I recently returned from a community leadership mission to Israel coordinated by the Jewish Federation of Southern Arizona and led by Tucson Mayor Jonathan Rothschild. My primary focus was to learn more about the State of Israel’s human development system and potential partnerships that might be available to Pima Community College. Important aspects of this visit included addressing challenges associated with Israel’s youth, immigrant communities, and diversity.
I learned that the talent development system in Israel is grounded in a larger commitment to social justice with broad participation from employers, educators, community organizations, and concerned individuals from Israel and the USA. This commitment is an important counterbalance to a public education system that appears overwhelmed by large class sizes (up to 40 students per teacher), and limited state investment compared to their defense industry.
My first exposure was with Liliyot Restaurant, a leading culinary institution. One aspect of their uniqueness centers on their work with at-risk youth. As noted on their web site, liliyot.co.il, “Every year Liliyot Restaurant trains and employs 15 high school drop-outs, who receive instruction, supervision, and employment for a period of up to a year and half.” Some of the keys to success of this initiative include partnerships between the ELEM-Israel organization (http://www.elem.org.il/english/) and the Liliyot Group, including the involvement of a full-time social worker and a caring, committed team of professionals at the Liliyot Restaurant.
We visited the Tel Nof Air Force Base where we met the elite Rescue Training Unit 669, an airborne combat search-and-rescue team of the Israelis Defense Forces (idfblog.com). The training of this elite unit takes about 18 months. This unit has a special connection to Tucson, because the unit has participated in joint training exercises with similar units here in our community. Some members of this unit will be returning to Tucson in the future. It is my hope to connect members of PCC’s Public Safety and Emergency Services Institute with this elite group.
We met with the program staff, faculty and students of the Ethiopian National Project (ENP). This project “unites global Jewry, the Government of Israel, and the Ethiopian-Israeli community in its mission to advance the integration of Ethiopian-Israelis into Israeli society” (enp.org.il). We had an opportunity to interact with the students in a small group setting. I was deeply inspired by their passion and commitment to learning.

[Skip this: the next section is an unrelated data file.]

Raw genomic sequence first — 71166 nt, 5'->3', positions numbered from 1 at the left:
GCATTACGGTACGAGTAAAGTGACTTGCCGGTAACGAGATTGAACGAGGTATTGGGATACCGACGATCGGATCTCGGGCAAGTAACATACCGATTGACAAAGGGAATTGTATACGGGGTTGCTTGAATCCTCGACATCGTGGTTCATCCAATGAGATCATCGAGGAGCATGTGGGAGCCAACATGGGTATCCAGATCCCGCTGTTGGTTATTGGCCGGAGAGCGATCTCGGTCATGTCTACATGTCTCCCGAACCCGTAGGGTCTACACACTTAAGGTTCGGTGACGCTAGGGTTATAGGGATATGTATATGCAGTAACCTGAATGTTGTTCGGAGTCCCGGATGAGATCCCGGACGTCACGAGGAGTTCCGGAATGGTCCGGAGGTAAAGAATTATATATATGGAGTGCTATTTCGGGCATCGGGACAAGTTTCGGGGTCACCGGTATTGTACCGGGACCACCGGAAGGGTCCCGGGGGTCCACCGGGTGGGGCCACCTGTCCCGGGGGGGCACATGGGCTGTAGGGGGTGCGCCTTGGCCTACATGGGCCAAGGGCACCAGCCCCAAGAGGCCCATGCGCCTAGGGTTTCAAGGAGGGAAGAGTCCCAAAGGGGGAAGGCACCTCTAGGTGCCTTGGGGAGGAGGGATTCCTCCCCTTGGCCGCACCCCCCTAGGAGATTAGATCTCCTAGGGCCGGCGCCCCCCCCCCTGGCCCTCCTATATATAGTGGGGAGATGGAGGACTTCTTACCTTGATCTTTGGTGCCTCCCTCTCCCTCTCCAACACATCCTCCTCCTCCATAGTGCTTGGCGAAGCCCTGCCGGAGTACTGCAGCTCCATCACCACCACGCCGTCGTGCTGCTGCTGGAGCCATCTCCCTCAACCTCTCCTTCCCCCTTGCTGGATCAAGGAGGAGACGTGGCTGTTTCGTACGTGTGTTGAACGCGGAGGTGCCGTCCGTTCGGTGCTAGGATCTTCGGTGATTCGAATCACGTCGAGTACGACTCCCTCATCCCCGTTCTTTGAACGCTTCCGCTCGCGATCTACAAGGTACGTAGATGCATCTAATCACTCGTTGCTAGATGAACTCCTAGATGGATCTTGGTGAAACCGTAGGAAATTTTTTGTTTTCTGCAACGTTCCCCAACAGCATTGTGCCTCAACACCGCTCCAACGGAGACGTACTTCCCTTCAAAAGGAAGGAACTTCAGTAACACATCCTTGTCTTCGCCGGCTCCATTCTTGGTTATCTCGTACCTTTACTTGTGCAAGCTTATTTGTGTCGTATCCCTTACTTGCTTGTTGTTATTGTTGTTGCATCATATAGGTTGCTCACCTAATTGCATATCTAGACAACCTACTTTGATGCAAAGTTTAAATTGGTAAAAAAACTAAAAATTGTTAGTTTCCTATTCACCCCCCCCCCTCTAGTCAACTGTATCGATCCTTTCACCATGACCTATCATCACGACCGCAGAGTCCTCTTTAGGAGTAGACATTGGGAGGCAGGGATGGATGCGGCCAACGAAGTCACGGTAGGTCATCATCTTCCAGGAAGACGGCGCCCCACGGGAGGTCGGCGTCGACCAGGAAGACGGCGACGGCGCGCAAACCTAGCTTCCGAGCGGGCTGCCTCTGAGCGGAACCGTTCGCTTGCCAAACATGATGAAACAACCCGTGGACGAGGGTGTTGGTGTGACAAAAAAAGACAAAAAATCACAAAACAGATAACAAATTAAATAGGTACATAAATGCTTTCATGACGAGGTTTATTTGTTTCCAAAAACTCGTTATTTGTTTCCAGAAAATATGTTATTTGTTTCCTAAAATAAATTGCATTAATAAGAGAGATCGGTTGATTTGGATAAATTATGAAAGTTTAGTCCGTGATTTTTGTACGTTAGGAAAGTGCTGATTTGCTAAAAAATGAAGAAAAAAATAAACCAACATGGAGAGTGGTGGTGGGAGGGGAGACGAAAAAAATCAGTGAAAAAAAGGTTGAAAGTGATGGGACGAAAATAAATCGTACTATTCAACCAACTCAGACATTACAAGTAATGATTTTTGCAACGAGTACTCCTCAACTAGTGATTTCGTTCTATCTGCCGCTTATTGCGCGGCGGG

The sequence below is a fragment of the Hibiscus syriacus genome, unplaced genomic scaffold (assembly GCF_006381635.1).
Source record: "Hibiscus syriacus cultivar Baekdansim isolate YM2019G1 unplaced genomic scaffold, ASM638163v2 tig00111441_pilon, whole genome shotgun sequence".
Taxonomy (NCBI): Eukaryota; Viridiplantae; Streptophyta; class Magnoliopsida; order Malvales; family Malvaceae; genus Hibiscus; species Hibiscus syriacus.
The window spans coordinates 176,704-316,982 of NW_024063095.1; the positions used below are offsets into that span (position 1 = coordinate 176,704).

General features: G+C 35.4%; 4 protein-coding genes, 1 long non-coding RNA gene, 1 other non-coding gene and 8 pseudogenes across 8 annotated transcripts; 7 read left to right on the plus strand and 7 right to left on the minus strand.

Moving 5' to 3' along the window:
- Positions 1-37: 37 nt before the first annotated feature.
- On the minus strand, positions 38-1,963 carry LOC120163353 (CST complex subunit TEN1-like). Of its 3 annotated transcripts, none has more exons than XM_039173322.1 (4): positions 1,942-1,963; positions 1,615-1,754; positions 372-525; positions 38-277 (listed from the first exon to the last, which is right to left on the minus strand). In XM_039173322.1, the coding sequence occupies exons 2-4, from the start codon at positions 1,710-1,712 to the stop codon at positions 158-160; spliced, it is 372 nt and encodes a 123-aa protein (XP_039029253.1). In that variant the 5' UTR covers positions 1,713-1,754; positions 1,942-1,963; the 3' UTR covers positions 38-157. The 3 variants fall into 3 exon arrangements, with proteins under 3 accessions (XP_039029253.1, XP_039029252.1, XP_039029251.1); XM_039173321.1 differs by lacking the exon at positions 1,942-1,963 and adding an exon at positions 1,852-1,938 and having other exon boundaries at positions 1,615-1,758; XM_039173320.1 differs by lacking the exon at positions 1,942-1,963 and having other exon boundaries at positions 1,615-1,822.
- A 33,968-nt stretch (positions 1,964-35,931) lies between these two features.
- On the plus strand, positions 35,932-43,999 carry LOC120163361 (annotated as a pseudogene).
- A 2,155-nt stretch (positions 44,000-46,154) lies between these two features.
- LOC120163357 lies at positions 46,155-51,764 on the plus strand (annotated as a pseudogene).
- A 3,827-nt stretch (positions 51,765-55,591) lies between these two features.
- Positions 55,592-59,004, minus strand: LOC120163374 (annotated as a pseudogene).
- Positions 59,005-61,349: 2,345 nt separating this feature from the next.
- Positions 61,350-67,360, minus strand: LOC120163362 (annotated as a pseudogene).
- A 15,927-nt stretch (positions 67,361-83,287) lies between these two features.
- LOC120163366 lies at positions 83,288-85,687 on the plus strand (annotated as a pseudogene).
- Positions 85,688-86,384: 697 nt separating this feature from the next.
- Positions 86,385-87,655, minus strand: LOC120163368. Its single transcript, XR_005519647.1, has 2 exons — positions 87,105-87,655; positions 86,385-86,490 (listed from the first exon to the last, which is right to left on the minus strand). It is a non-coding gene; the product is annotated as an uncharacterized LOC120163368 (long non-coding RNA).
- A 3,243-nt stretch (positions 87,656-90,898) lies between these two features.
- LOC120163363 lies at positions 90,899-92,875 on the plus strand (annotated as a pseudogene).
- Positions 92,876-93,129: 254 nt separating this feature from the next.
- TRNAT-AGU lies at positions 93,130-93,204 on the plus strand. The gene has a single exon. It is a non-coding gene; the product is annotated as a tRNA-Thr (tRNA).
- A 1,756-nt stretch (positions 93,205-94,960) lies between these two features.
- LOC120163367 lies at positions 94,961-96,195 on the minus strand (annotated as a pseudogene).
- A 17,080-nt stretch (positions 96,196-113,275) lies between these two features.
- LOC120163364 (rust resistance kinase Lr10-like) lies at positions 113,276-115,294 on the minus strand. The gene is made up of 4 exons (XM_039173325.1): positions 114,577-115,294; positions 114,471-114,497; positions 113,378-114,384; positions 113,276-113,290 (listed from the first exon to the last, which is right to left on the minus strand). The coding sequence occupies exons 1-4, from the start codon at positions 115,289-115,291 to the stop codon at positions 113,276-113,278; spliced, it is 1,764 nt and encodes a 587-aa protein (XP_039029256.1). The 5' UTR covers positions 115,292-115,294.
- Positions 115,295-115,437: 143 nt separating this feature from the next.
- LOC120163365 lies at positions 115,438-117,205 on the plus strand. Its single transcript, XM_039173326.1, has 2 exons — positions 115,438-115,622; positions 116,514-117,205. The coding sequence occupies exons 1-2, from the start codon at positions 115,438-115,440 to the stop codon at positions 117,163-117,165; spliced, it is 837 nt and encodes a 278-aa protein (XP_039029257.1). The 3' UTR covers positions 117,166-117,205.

We heard student testimonials about the positive impact the ENP is having on their lives. One of the stories that stood out for me was of a male student who was not taking his studies seriously. He was known for not participating in class and other school activities, and sometimes would skip school. Thanks to the coordinator of the ENP’s Scholastic Assistance Program checking in with the student’s teachers, an intervention strategy was developed. This included the coordinator going out to the student’s neighborhood to find out was going on with him. Thanks to the care, commitment and passion of the coordinator taking the time understand the familial dynamics, the student is back on a path to success.
We also learned about Israeli and Arab challenges from the founders of Alpha Omega, an Arab start-up company (alphaomega-eng.com). The co-founders attended a well-regarded Israeli university, but following graduation, still had difficulty finding meaningful work. Eventually they decided to start up what eventually became a highly successful medical device company focused on neurology and degenerative disease. Another aspect of their story that struck me was their commitment to their employees and community. They encourage their employees to start their own businesses. They are very involved with community organizations.
We had a fascinating visit with the BioBee Biological Systems in Kibbutz Sde Eliyahu (www.BioBee.com). They are the world’s leading experts on mass production and implementation of beneficial insects and mites as an alternative to chemical pesticides used in agriculture They run a very sophisticated operation that attracts leading experts to their kibbutz. Additionally, they invest heavily in the training and development of their front-line team.
I left Israel feeling inspired and affirmed in my decision to work in higher education. The U.S. and Israel have much that they can learn from each other, but one thing is common to both countries: Student success happens when educators and community members care enough to develop personal relationships with students.